Getting rid of dog smell in your house 101 – the complete guide by Houda

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Autri Taheri on Unsplash

This article has been republished for exclusive use by The Grey Muzzle Organization with the permission of original author, Houda.

We all know it, as soon as you adopt a dog, your house starts smelling like a stable. No matter how much you clean up after your pooch, you are always going to have that faint, disagreeable odor clinging to your nose, and to your furniture. After all, there is nothing worse than coming back home, and being able to smell that you live with a dog when you have done your best to mask the odor of wet fur. But, don’t start panicking yet, because we are here to help. No matter how much you are suffering, there are always solutions.

So, if you want to know how to easily get rid of the dog smell in your house, please keep on reading. You will definitely find a solution that suits you!

Bathe your dog more regularly

This must sound like an obvious solution, and yet, many people don’t think about it. If you want to get rid of any odor, you must, of course, start by the source. Dogs smell for the same reasons humans do, because their skin and coat keep on gathering sweat (and all kind of bacteria as well), and if you don’t bathe them regularly, they are going to start smelling like an old wet rag.

So, the first solution here would be to bathe your dog more regularly, clean his ears at least once a week (the wax buildup could lead to an ear infection, which doesn’t smell like roses either, and some dog breeds are more prone to them than others, such as the Pitbull Labrador Mix (A.K.A. Labrabull)), and brush his teeth as well, even if all you feed him is great quality food (the quality of food doesn’t mean your dog’s mouth isn’t going to smell after a few weeks of no teeth brushing). And, of course, don’t forget to groom your best friend as needed, since the coat gathers dirt as well, which creates a strong disagreeable smell that clings to your dog and everything he touches, such as the house furniture.

Wash your carpets, couches, and linen

And everything in between, really. For example, even if your dog is not allowed on the sofa, he will still be able to stick his smell on it. It’s not his fault, that’s just how his instinct work. Dogs try to mark their territory all the time, and urine is not the only way they use to do so. Saliva and sweat are just as good for them, as long as they can put their smell on everything in your house, or, at least, everything they consider their territory. So, how can you get rid of the odor on these? By following four easy steps:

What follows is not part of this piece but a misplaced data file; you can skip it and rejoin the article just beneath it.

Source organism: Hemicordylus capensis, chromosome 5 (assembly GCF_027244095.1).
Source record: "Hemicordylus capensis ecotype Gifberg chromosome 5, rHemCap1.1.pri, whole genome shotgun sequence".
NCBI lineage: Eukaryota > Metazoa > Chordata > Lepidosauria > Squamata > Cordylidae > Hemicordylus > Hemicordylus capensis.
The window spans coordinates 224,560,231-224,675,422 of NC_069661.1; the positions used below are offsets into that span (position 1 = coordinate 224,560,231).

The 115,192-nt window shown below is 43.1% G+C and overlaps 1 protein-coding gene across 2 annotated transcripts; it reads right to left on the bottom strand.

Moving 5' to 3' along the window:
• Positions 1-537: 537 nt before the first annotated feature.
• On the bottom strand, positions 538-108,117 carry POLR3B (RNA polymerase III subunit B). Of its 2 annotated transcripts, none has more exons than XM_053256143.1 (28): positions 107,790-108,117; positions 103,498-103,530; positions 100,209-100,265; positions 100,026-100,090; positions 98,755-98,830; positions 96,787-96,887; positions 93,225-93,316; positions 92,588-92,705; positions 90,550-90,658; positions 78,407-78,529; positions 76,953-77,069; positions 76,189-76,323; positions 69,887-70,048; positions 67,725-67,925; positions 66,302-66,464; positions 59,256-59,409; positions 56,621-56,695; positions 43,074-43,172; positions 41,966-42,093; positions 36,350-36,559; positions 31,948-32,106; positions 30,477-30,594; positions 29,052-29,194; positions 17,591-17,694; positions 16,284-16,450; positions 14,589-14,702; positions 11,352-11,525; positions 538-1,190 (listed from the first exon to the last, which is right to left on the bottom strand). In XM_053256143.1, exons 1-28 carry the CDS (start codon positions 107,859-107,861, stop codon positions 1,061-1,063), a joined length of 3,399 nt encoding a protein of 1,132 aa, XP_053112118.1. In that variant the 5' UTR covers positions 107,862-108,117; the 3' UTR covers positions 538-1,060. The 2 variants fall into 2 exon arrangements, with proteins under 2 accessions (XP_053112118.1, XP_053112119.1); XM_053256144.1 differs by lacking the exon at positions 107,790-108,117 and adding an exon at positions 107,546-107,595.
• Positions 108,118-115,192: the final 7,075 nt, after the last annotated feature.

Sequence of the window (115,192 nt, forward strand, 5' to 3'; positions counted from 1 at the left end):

• Strip.
  • Dry vacuum.
  • Wash.
  • Neutralize.

Start with all your beddings and linens, from sofa covers to pillow covers (if you can, of course). Flip all mattresses and pillows and vacuum them from both sides before you use a steam cleaner. Make sure to vacuum every corner your dog touches or plays in, because odors can be strong and difficult to get rid of. Of course, do all of this while your dog is not in the house, since if you don’t, you will just be cleaning corners for him to mark again with his smell after a few minutes. After this, shampoo and wash everything you can, from carpets to beddings and linens.

Finally, the neutralizing part comes. You can, of course, use chemical deodorizing mixes, but some DIY all-natural products are actually a better, and cheaper option.

For example, you can mix apple cider vinegar with baking soda and put it in a spray bottle. You can spray this mix everywhere around the house, and it’s going to do a great job neutralizing the dog smell, at least for a while.

Make sure to perfume your house

In the end, masking dog odor completely is nearly impossible. The best solution would be, even after cleaning everything, to use special tools to perfume your house. Scented candles and air-fresheners are a great way to do so, but if you don’t want to use anything chemical, you can go all-natural and use things such as spices (just boil some water, let it simmer, and add some nicely smelling spices to it, such as cinnamon or cloves, and let it simmer more), incense (you can buy it anywhere, it’s cheap, and easy to use), or potpourri baskets.

In the end…

It’s all about following these steps and being patient. You are never going to be able to completely mask dog odor from your house, especially if your four-pawed friend is allowed indoors. All you can do is try your best to get rid of it and perfume your house so it smells less like a stable (and more like some obscure temple in Southeast Asia if you use too much incense).  

About the Contributor:

Hi, I'm Houda, a fulltime writer at diamondpup.com, traveler, and self-proclaimed dog person. I also make lame jokes, write poetry, and love eating weird food in faraway countries.

Did I mention that I was a dog person? Yeah, give me all the puppies please.